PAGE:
There are several formal gardens and a maze and those we saw suggested that topiary and training fruit trees must be someone’s superpower.


Menkemaborg deserves those two stars, for sure. We loved it!


Whilst chatting to the lady in the house, she asked where we were headed next, suggesting that if we’d not been there already, then the smallest harbour in the Netherlands would make for an interesting stop. So my Hero reset the satnav for Noordpolderzijl and off we set.


This rich arable landscape is so very much like Holderness, where my Grandad’s family farmed.


Eventually, at the end of the road, we could see a structure. Our guidebook recommended the cafe here too, claiming it was worth a visit for their rum-flavoured fruit cake alone. Hmm…it was nearly lunchtime!


We parked the car and got our bearings. The large sluicehouse dominated the scene.


Standing on top of the dike, we could see where we had come from and the long canal that had paralleled the road the whole way.


Looking north, out to sea, we could see the channel through which, at high tide, ships could approach this, the smallest harbour in the Netherlands. Right now, at low tide, there was nothing doing!


If we squinted our eyes and looked really carefully, we thought we could see the Dutch West Frisian and the German East Frisian islands out there beyond the mud of the Waadensee, but perhaps we were imagining it!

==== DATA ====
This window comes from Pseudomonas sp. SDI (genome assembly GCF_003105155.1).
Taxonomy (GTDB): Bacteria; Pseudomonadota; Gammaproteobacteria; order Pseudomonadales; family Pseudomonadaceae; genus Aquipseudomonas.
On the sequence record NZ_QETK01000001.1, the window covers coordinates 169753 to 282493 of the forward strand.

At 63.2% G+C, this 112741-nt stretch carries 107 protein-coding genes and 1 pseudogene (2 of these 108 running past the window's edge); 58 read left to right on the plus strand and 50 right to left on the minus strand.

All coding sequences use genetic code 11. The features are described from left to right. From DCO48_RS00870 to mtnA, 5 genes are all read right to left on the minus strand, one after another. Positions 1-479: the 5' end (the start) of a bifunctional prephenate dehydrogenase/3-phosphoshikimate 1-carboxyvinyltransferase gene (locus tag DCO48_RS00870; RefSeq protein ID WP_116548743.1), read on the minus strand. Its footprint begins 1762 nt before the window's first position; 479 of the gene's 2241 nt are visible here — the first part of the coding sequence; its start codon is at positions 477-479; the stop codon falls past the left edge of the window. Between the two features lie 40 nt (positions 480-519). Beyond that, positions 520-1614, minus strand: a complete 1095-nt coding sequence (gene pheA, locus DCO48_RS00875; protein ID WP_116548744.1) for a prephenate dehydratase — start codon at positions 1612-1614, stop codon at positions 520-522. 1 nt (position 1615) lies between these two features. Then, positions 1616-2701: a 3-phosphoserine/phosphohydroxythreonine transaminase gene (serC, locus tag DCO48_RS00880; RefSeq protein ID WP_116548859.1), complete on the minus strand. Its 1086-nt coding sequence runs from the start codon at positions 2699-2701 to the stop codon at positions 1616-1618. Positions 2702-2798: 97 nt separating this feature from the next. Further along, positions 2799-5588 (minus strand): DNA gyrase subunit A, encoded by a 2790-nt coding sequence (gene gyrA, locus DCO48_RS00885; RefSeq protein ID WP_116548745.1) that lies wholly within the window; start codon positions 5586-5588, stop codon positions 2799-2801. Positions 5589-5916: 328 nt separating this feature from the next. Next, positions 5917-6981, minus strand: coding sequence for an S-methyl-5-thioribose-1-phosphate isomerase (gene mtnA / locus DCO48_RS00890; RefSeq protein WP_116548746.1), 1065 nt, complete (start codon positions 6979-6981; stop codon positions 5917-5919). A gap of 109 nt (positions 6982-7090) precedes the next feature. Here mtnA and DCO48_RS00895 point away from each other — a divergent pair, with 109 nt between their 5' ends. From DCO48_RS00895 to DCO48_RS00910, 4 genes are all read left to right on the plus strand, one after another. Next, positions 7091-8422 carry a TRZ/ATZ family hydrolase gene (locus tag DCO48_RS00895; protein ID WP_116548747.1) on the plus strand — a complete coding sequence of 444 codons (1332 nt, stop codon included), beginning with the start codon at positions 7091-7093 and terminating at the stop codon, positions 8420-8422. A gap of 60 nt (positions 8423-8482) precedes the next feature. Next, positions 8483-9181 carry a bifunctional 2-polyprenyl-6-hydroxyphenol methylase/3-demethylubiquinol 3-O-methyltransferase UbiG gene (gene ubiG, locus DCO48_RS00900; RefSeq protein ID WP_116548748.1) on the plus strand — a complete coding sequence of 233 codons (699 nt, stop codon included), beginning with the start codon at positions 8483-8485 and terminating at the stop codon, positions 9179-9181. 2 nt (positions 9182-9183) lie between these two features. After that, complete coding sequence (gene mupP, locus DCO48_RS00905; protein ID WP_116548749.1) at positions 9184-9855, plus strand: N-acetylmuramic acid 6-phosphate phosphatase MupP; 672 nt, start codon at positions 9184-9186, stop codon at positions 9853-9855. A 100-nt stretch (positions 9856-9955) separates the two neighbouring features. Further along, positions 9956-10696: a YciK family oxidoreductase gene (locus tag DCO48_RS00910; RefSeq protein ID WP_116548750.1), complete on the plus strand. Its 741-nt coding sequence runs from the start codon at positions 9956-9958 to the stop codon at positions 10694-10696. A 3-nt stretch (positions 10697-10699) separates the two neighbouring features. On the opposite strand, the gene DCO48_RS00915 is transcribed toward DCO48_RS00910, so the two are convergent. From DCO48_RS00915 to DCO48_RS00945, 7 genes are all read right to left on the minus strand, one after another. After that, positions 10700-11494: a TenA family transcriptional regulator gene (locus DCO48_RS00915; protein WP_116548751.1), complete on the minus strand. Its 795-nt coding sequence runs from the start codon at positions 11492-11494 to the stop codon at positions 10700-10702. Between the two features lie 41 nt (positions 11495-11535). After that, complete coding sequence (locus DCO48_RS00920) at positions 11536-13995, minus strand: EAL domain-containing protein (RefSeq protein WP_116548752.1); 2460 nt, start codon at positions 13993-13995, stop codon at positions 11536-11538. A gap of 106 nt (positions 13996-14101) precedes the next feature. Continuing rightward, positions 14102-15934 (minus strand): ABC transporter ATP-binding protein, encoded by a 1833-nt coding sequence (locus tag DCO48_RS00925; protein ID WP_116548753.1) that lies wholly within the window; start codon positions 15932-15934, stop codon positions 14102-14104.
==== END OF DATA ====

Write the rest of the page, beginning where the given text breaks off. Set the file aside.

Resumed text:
It was time to step inside t’Zielhoes we thought, for a cheese toastie and a piece of that Waadentaart. Very good it was too!


We loved it here and were so pleased the lady had suggested Noordpolderzijl as a destination!


As we left, we noted the changing light. We were heading for another house, somewhat like this morning but a little different in style.


It’s serious ploughing season here.


Time to clear drainage channels too. We passed several teams of machines going through the process of cutting back, opening up and clearing water courses of all sizes.


We admired the traditional style of homes here, each one distinctive and beautifully kept.


And yes, a cliche maybe, but I couldn’t resisit.


If you did a bit of triangulation you could work out the location of our final stop for the day.


Fraeylemaborg is another manor house, rather similar in scale and size to Menkemaborg but somewhat older.


It’s laid out similarly too, with small arrangements in each room. But whoever designed these vignettes lacked the eye and the skill of the person at Menkmaborg. Perhaps too, we were tired? For whatever reason, Fraeylemaborg didn’t quite do it for us.


It didn’t help that a contemporary glass artist was exhibiting some of his (her?) work in the house. So there amongst the historical bits and pieces are modern glass pieces which we found to be distracting.


Never mind. As we drove back to Groningen in the late afternoon, we chatted about the lovely day we’d had in this ethereal landscape.


It was a pretty good way to celebrate being a day older than I was yesterday!

Time to go home

Time to go home

In Groningen

In Groningen